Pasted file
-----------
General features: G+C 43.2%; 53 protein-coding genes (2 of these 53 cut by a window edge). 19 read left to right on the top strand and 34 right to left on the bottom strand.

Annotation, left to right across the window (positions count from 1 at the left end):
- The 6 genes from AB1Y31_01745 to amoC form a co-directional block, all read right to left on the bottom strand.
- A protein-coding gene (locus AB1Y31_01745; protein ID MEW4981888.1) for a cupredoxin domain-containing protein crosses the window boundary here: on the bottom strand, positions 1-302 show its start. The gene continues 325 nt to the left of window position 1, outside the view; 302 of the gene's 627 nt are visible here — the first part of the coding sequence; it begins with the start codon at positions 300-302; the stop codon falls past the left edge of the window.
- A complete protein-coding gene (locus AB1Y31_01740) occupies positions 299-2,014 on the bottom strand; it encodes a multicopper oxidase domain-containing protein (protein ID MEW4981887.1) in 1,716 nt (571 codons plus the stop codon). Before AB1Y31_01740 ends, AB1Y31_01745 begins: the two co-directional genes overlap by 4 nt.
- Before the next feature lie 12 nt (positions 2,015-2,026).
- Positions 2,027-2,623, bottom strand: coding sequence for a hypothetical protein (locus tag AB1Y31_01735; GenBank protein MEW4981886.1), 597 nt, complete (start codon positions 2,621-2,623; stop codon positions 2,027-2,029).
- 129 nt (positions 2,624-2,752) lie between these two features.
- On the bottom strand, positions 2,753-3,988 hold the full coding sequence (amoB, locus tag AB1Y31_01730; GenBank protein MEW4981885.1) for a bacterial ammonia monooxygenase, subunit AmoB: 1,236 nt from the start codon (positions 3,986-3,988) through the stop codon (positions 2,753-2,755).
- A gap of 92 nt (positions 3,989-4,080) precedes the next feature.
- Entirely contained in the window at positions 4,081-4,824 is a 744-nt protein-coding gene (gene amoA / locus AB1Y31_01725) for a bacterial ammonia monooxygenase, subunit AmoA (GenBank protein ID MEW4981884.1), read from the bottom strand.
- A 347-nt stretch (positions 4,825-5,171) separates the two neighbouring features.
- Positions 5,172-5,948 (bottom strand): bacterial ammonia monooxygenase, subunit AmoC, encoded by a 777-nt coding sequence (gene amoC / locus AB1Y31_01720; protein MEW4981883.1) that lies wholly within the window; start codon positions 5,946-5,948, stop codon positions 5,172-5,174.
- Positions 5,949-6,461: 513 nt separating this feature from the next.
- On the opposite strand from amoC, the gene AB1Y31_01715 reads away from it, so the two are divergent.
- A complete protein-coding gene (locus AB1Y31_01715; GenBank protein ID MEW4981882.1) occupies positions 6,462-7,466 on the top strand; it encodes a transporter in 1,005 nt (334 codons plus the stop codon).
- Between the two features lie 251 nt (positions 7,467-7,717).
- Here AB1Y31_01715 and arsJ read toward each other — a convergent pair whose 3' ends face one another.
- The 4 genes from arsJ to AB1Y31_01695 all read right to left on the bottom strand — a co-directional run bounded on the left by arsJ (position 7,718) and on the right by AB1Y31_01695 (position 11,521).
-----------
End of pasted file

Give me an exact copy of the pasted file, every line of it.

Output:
General features: G+C 43.2%; 53 protein-coding genes (2 of these 53 cut by a window edge). 19 read left to right on the top strand and 34 right to left on the bottom strand.

Annotation, left to right across the window (positions count from 1 at the left end):
- The 6 genes from AB1Y31_01745 to amoC form a co-directional block, all read right to left on the bottom strand.
- A protein-coding gene (locus AB1Y31_01745; protein ID MEW4981888.1) for a cupredoxin domain-containing protein crosses the window boundary here: on the bottom strand, positions 1-302 show its start. The gene continues 325 nt to the left of window position 1, outside the view; 302 of the gene's 627 nt are visible here — the first part of the coding sequence; it begins with the start codon at positions 300-302; the stop codon falls past the left edge of the window.
- A complete protein-coding gene (locus AB1Y31_01740) occupies positions 299-2,014 on the bottom strand; it encodes a multicopper oxidase domain-containing protein (protein ID MEW4981887.1) in 1,716 nt (571 codons plus the stop codon). Before AB1Y31_01740 ends, AB1Y31_01745 begins: the two co-directional genes overlap by 4 nt.
- Before the next feature lie 12 nt (positions 2,015-2,026).
- Positions 2,027-2,623, bottom strand: coding sequence for a hypothetical protein (locus tag AB1Y31_01735; GenBank protein MEW4981886.1), 597 nt, complete (start codon positions 2,621-2,623; stop codon positions 2,027-2,029).
- 129 nt (positions 2,624-2,752) lie between these two features.
- On the bottom strand, positions 2,753-3,988 hold the full coding sequence (amoB, locus tag AB1Y31_01730; GenBank protein MEW4981885.1) for a bacterial ammonia monooxygenase, subunit AmoB: 1,236 nt from the start codon (positions 3,986-3,988) through the stop codon (positions 2,753-2,755).
- A gap of 92 nt (positions 3,989-4,080) precedes the next feature.
- Entirely contained in the window at positions 4,081-4,824 is a 744-nt protein-coding gene (gene amoA / locus AB1Y31_01725) for a bacterial ammonia monooxygenase, subunit AmoA (GenBank protein ID MEW4981884.1), read from the bottom strand.
- A 347-nt stretch (positions 4,825-5,171) separates the two neighbouring features.
- Positions 5,172-5,948 (bottom strand): bacterial ammonia monooxygenase, subunit AmoC, encoded by a 777-nt coding sequence (gene amoC / locus AB1Y31_01720; protein MEW4981883.1) that lies wholly within the window; start codon positions 5,946-5,948, stop codon positions 5,172-5,174.
- Positions 5,949-6,461: 513 nt separating this feature from the next.
- On the opposite strand from amoC, the gene AB1Y31_01715 reads away from it, so the two are divergent.
- A complete protein-coding gene (locus AB1Y31_01715; GenBank protein ID MEW4981882.1) occupies positions 6,462-7,466 on the top strand; it encodes a transporter in 1,005 nt (334 codons plus the stop codon).
- Between the two features lie 251 nt (positions 7,467-7,717).
- Here AB1Y31_01715 and arsJ read toward each other — a convergent pair whose 3' ends face one another.
- The 4 genes from arsJ to AB1Y31_01695 all read right to left on the bottom strand — a co-directional run bounded on the left by arsJ (position 7,718) and on the right by AB1Y31_01695 (position 11,521).